The report into campus unrest stated that after a couple of people threw bottles, the highway patrolmen and several police officers suddenly started firing rifles, carbines, and submachine guns into the crowd and the building. The shooting lasted 28 seconds: an FBI investigation found that Alexander Hall had been hit with 400 bullets.

High school student James Earl Green and 20-year-old recent father Phillip Gibbs were both killed, and 12 other people were injured. The report explicitly blamed police racism for the shootings, but according to a 2020 New York Times article, when victims and families sued the city and state, they lost the civil case. No one was ever charged.

None of the National Guardsmen were charged with murder for the Kent State shootings

The first legal action to come out of the Kent State massacre was not aimed at the National Guard who fired on the students, but at the students themselves. In October 1970, 24 students and one faculty member were indicted by a grand jury on various charges, most related to the burning of the ROTC building the night before the shootings. When they went to trial the following December, two pled guilty and the cases against the remaining 23 were dismissed or dropped.

It wasn't until March 1974 that eight of the National Guardsmen were indicted by a grand jury for violating the civil rights of the killed and injured students. And in November that year, the New York Times reported that Federal District Court Judge Frank J. Battisti had acquitted them all, claiming that the government had failed to prove "beyond a reasonable doubt" that the Guard had planned to undermine the students' civil rights. The families and victims turned to civil action. In 1977 and 1979, they reached a settlement of $675,000, over half of which went to paralyzed Dean Kahler.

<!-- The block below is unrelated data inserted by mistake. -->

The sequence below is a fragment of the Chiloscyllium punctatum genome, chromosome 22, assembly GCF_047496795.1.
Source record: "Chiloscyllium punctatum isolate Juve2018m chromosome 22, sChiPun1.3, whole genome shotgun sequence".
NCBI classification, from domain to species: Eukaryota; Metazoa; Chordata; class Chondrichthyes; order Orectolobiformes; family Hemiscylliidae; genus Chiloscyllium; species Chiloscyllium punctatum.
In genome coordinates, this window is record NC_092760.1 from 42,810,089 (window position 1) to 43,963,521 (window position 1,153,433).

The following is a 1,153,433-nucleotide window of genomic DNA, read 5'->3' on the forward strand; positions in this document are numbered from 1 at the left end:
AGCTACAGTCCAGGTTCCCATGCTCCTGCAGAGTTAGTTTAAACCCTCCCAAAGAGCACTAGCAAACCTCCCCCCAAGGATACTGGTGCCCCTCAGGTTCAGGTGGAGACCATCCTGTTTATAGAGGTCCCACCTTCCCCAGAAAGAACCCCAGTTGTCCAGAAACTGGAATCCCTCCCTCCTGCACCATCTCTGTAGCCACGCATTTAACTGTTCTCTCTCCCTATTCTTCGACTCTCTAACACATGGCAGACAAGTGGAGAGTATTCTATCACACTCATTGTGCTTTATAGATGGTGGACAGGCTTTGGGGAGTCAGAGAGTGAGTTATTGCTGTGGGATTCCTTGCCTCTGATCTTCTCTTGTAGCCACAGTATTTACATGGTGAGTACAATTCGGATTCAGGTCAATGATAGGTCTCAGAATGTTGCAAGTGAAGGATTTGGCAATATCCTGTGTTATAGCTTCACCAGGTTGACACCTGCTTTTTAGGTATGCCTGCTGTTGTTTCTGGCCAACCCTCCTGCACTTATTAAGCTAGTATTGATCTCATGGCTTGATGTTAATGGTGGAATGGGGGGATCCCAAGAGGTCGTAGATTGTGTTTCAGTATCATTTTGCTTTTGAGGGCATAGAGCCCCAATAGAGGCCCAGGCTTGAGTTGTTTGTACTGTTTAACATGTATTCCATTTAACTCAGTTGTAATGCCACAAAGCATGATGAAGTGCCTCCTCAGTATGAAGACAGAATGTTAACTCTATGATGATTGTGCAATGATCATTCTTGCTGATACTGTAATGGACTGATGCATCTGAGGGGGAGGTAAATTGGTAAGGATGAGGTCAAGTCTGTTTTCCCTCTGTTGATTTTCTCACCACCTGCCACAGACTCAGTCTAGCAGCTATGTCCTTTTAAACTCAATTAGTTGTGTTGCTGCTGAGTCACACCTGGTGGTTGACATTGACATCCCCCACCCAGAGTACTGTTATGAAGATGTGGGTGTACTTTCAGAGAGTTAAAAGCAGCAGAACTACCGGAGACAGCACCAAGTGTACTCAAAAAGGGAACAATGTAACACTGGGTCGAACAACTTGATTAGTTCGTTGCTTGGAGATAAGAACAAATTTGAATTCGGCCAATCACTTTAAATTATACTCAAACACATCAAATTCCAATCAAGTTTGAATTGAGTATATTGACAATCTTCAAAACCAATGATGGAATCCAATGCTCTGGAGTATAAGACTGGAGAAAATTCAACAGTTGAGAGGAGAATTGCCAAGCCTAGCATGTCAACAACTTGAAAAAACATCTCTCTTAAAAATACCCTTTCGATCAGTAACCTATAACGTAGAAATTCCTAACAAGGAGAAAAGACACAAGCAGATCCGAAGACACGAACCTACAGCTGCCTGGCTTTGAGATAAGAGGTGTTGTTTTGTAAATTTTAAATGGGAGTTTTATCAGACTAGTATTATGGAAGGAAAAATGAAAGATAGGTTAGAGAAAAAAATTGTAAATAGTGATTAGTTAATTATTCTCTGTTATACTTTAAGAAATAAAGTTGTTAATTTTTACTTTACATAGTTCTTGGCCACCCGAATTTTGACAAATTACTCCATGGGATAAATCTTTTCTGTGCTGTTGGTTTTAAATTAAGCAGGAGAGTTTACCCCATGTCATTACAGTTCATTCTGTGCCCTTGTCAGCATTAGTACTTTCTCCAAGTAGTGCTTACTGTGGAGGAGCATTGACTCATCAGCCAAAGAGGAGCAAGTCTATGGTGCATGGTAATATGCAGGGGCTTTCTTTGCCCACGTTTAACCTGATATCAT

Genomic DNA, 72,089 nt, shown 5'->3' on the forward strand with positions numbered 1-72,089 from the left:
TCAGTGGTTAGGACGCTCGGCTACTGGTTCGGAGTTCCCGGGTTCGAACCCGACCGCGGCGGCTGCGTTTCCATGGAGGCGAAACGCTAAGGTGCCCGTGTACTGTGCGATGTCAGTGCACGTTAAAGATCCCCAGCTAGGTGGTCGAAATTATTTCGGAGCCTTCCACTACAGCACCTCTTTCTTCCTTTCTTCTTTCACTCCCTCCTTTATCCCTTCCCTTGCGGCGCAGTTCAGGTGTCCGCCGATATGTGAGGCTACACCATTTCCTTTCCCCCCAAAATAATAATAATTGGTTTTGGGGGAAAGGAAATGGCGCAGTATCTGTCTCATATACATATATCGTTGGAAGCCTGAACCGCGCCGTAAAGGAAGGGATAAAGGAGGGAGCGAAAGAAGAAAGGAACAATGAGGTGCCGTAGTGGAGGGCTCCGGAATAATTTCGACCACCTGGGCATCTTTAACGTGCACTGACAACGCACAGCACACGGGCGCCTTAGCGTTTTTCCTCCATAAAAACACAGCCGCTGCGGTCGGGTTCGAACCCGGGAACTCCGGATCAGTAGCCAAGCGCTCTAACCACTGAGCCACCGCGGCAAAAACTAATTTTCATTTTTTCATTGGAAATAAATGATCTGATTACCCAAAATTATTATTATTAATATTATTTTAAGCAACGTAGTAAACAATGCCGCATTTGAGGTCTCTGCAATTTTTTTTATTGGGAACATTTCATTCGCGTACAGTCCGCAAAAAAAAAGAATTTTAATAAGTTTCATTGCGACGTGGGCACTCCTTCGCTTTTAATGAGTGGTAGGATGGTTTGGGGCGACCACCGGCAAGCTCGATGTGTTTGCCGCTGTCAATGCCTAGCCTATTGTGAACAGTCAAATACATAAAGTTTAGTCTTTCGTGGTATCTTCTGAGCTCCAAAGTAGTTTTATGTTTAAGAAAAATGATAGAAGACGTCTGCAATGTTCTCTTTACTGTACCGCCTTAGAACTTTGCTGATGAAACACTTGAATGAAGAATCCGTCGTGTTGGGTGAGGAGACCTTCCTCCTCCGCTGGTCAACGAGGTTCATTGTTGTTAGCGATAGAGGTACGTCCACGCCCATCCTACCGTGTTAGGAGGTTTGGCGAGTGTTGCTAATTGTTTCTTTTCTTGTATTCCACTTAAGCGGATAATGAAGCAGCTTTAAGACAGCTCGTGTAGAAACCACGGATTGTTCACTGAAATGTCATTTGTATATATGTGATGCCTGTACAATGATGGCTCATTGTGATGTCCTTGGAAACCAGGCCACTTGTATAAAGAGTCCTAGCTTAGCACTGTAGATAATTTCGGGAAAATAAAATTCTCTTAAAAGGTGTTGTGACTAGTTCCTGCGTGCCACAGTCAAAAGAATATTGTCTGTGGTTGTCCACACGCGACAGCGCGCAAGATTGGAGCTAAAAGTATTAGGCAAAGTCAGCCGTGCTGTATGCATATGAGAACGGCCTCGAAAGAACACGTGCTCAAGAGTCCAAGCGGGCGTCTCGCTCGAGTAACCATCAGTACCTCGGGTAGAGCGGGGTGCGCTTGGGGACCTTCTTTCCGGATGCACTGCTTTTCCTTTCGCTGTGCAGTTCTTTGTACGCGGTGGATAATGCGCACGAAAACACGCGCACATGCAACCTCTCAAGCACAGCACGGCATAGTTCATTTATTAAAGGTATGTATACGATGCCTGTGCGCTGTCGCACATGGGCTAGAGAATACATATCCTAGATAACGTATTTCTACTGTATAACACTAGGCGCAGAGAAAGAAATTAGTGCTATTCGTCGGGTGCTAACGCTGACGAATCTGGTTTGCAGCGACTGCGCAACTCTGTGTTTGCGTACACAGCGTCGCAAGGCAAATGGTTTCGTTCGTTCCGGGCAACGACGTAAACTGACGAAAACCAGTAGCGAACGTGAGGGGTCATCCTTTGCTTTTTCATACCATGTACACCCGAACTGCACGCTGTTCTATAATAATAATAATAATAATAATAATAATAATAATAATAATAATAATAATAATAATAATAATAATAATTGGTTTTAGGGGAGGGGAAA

Kent State is still seen as a turning point in US history

Many have pointed to the Kent State massacre as a pivotal moment in US history. According to the New York Times, the student protests led Nixon to call off the invasion of Cambodia on June 30, 1970. They also contributed to the ratification of the 26th Amendment in 1971, lowering the voting age from 21 to 18. This was partly because lawmakers felt that people who were old enough to be drafted should be old enough to vote, but also because they felt that young people had demonstrated political awareness.

Beyond that, the shootings were another event that symbolized the end of '60s optimism and the start of '70s disillusionment and rage. And the polarized reactions marked the early days of the intensifying political divide between America's right and left. On the one hand, violence perpetrated against the students at Kent and Jackson State and other colleges provoked many previously apolitical people to join social justice movements. But the perception of the students as violent criminals stoked conservative fears about the counterculture — and may have helped Richard Nixon, the man whose actions started it all, get reelected in 1972.